Knowing what path you may want to follow can be daunting enough, but actually taking the plunge and getting into the industry has been a discussion I’ve had with many noobs, and one that spurred me on to write this series.
The purpose of this series of articles is to share some unusual journeys into Infosec from a range of professionals, to encourage those that may have the perception they don’t have the experience or skill sets to join this wonderful industry!
Firstly, for those who don’t know me, I also have an non-traditional route into Infosec. I studied Ceramics (Pottery- and yes I get sent a lot of Ghost memes), and when I left University I decided that Ceramics was not a career I wanted to pursue. I had always had an interest in Technology and some basic technical skills, like coding, and building my own PC rigs.
In 2004 I was offered an opportunity to work in recruitment, and chose to specialise in IT Security, after building some credibility within my chosen field and was headhunted to join an pentesting company- mainly as a commercial person. Many years passed and I was presented with the opportunity to turn my hand to a Technical role, as I assisted in delivering some social engineering engagements, and my technical director and managing director at the time saw the potential in my ability.
Since then I’ve become a full time Social Engineer, Incident Manager, Trainer and now run a small team- and I will share my full journey in the final article.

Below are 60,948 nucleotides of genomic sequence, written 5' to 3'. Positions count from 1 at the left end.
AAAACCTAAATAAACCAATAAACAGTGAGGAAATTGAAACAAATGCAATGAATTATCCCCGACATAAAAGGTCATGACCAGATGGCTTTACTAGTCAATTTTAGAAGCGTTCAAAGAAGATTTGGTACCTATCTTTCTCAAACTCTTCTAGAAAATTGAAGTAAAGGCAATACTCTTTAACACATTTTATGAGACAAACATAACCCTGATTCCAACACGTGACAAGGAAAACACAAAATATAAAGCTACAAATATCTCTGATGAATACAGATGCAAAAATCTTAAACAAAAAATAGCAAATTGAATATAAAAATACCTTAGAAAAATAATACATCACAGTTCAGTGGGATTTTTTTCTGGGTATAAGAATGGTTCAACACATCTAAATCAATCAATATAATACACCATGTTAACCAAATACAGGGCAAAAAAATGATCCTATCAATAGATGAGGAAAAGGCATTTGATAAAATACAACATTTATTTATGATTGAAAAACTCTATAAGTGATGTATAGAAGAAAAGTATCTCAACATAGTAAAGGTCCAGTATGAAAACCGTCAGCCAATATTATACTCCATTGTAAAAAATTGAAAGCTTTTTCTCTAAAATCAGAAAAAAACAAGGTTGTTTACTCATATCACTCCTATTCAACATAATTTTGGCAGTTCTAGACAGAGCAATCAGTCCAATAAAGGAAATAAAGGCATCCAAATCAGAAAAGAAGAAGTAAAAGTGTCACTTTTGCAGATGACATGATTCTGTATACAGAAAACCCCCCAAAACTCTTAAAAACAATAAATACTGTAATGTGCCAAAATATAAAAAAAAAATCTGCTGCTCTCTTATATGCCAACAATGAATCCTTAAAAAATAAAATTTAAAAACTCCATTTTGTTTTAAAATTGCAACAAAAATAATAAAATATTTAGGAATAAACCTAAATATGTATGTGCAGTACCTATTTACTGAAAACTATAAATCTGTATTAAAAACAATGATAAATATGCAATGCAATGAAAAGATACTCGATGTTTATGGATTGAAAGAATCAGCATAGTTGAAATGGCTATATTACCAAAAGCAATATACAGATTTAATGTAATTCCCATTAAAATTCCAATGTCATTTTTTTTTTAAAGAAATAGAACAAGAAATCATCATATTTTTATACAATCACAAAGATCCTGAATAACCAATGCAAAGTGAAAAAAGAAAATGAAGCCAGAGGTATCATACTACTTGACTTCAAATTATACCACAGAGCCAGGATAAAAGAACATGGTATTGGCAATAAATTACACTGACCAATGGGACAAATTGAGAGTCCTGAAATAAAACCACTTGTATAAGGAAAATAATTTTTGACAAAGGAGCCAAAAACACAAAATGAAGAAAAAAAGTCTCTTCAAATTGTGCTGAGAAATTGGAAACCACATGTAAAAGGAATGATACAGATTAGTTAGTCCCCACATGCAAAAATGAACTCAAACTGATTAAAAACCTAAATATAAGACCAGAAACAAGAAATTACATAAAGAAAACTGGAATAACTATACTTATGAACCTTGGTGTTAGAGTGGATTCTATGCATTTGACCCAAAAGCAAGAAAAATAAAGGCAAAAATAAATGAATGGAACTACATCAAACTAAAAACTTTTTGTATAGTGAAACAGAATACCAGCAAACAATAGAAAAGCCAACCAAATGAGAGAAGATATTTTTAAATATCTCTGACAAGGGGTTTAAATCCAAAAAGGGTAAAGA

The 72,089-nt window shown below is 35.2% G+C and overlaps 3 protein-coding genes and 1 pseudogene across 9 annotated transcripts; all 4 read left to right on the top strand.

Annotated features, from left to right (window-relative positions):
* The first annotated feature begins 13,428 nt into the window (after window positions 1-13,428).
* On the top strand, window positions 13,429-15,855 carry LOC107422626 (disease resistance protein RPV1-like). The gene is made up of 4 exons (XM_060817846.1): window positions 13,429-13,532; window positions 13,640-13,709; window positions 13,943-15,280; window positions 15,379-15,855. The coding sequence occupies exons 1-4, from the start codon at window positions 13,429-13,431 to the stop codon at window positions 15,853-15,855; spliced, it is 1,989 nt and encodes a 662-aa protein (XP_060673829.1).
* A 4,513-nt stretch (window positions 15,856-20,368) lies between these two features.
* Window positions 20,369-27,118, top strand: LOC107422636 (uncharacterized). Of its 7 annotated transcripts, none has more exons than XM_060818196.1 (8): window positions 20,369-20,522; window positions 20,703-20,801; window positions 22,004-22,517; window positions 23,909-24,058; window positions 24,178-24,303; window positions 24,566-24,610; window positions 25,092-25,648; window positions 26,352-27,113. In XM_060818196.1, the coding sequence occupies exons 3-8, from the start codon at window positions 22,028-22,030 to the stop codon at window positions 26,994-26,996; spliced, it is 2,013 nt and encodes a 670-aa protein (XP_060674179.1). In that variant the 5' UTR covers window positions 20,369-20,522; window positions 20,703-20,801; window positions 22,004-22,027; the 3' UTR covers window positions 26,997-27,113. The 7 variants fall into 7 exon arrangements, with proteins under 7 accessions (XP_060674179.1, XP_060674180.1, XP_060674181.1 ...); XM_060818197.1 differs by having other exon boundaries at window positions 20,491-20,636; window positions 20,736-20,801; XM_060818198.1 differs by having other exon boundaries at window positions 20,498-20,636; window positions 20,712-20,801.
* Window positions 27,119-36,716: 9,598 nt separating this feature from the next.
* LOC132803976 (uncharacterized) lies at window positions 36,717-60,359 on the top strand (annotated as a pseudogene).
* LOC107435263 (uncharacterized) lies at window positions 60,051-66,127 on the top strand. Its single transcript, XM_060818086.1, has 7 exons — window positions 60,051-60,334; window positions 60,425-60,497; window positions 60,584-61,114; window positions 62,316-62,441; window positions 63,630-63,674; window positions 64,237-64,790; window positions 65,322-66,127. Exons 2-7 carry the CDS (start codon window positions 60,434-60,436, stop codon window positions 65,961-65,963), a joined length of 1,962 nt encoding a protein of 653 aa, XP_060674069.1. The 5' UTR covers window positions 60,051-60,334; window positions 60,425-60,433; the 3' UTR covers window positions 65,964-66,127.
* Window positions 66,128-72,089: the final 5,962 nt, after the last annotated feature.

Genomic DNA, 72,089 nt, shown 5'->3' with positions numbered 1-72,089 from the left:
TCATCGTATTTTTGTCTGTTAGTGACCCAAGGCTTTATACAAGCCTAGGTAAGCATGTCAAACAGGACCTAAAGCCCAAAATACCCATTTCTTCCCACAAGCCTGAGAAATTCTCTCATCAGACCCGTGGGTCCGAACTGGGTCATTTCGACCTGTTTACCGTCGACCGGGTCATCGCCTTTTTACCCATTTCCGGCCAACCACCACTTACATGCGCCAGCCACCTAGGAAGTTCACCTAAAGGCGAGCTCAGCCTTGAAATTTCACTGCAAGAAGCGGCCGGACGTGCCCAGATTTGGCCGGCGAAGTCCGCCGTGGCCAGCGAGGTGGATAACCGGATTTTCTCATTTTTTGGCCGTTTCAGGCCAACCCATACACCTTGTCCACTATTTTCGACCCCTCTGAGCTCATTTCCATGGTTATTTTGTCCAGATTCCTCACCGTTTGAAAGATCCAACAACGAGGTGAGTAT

Unusual Journey 1: FourOctets
I had the pleasure of speaking to FourOctets late last year about his journey into Infosec, being the first time I had learnt about his journey, I was genuinely inspired and I’m pretty sure you will be to!
CyberSecStu (CSS): My vision is to help break the illusion that you have to follow a certain route to have a career in infosec. Please tell me about your journey, the weirder the better?
FourOctets (FO): I didn’t graduate high-school. I worked construction for a short period of time before getting a job at a call center where I would call people in the Midwest to sell tools. That job did not last long. I ended up going to a technical school to be a mechanic.
I got really lucky on my way out of technical school and got picked up to be a mechanic for a team. I made it through one race season before I was burnt out. I had photography as a hobby and working the team as a mechanic got me in as a team photographer for half a season before I moved to other contracts.
A couple of years went by and things were pretty okay but I was bored. I had tinkered with computers a lot and decided I would give a “web developers bootcamp” a try.
I did an internship or two and did some free Lance stuff. I continued to take classes at the local community college to see if there was anything else.